Cog is a virtual machine designed for Smalltalk and other similar dynamic languages. Cog extends the Squeak virtual machine adding a stack-to-register-mapping just-in-time compiler, aggressive in-line message cacheing and effective optimization of Smalltalk’s first-class activation records. Cog is the virtual machine underlying 3D ICC’s Croquet-based enterprise virtual collaboration spaces software, and is the fastest virtual machine for Squeak and Pharo. Cog is also the development VM for Gilad Bracha’s Newspeak modular language inspired by Beta and Smalltalk.
Like the original Squeak VM, Cog is implemented and developed in Smalltalk, and translated into a lower-level language to produce the production VM. Being a Smalltalk program it is a delight to develop. Cog is available under the MIT open source license and is unencumbered for commercial deployment.
Cog’s performance relative to the existing Squeak interpreter varies, depending on the benchmark chosen. As of early-2011, the Cog JIT uses strong inline cacheing techniques and stack-to-register mapping that results in a register-based calling convention for low-arity methods. Due to the complexity of the Squeak object representation it has a limited set of primitives implemented in machine code that, for example, exclude object allocation. Performance of the early-2011 JIT for the nbody, binarytrees and chameneos redux benchmarks from the computer language shootout is in the range of 4 to 6 times faster than the interpreter. As of mid 2014 the new Spur object representation provides the Cog JIT with more opportunities to optimize. Performance for the same set of benchmarks is 4 to 11 times faster than the interpreter, and overall Cog Spur is about -40% faster than VisualWorks‘s HPS for the shootout benchmarks on x86.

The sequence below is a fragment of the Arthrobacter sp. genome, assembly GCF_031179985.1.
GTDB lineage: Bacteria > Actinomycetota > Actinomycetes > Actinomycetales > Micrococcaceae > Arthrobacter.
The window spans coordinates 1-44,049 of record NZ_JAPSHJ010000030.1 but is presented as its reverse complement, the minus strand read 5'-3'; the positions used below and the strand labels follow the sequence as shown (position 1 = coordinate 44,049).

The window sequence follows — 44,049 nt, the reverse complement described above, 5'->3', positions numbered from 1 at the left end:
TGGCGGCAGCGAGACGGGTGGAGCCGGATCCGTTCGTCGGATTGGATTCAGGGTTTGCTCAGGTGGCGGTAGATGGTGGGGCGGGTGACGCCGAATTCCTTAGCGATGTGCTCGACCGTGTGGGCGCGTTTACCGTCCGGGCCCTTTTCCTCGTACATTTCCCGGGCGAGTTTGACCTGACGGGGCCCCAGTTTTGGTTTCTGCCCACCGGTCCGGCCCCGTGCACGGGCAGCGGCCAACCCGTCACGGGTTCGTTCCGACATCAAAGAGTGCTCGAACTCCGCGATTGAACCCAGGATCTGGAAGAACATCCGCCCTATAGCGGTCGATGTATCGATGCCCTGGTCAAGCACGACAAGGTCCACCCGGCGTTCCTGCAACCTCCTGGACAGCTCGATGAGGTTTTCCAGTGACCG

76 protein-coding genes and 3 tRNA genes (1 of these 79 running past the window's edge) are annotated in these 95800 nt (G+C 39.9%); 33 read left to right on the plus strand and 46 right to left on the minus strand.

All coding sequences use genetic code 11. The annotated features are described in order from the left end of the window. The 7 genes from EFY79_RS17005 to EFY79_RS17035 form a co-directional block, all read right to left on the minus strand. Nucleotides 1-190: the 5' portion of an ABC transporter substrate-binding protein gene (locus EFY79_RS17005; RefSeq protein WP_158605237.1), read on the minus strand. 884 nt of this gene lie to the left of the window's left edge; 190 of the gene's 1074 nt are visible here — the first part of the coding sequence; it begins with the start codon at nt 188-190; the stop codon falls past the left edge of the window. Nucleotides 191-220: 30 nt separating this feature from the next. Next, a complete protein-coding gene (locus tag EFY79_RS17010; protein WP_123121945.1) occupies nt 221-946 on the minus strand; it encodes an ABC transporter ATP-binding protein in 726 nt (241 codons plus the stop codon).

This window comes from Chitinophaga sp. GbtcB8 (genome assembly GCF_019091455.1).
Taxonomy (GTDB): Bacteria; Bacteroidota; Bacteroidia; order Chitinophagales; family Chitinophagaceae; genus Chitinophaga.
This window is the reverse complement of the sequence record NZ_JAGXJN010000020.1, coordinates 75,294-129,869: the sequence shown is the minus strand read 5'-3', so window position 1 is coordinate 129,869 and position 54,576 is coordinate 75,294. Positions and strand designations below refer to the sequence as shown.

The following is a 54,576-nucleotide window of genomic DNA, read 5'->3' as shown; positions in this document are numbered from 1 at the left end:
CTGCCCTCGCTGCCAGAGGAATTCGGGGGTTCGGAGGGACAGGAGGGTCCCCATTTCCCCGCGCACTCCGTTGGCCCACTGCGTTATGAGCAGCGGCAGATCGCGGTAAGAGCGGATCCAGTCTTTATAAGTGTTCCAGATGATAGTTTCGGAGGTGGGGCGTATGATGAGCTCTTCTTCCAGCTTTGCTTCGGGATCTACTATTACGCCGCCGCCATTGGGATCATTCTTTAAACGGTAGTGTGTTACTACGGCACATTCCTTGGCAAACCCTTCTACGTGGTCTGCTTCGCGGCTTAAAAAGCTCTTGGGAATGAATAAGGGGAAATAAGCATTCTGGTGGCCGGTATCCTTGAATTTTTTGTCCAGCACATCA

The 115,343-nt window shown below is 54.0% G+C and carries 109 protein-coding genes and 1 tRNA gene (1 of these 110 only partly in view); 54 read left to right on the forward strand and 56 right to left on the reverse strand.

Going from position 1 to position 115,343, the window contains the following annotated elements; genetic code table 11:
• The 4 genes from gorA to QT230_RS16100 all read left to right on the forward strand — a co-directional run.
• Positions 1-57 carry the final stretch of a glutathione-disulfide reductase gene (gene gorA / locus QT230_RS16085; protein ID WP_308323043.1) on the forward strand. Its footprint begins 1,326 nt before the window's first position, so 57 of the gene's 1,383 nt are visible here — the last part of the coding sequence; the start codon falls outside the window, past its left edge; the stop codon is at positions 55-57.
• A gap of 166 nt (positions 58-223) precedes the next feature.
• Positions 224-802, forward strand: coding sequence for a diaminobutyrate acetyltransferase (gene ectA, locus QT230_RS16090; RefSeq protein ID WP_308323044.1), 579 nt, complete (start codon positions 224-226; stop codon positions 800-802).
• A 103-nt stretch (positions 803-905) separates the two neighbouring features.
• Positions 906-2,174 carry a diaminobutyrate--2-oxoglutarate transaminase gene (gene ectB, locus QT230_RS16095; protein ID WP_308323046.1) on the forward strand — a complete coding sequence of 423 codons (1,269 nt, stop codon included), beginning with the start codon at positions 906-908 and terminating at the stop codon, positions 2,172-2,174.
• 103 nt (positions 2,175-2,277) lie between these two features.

Cog is now the standard VM for Squeak, Pharo, Newspeak and Scratch on Raspberry Pi. Cog currently has back ends for x86, ARMv6, and x64 (x86_64), with a MIPSEL back-end in preparation. Squeak 5.0 uses Spur, while Pharo is currently transitioning to Spur for the upcoming Pharo 6 release. Spur provides both 32-bit and 64-bit support. Squeak 5.0 is available in either 32-bit or 64-bit versions.
I am writing an occasional series of blog posts describing the implementation on this site. See the Cog category at the left side of the page. With Clément Béra I’m working on adaptive optimisation (a.k.a. speculative inlining) at the image level, optimising from bytecode to bytecode. We call this project Sista, which stands for Speculative Inlining Smalltalk Architecture. Clément’s image-level (entirely in Smalltalk above the virtual machine) adaptive optimizer is called Scorch. Sista should offer about a -66% speed-up (3x) for conventional Smalltalk code. The combination of Spur and Sista should yield almost a 5x speedup over the original Cog. See the side bar for more information.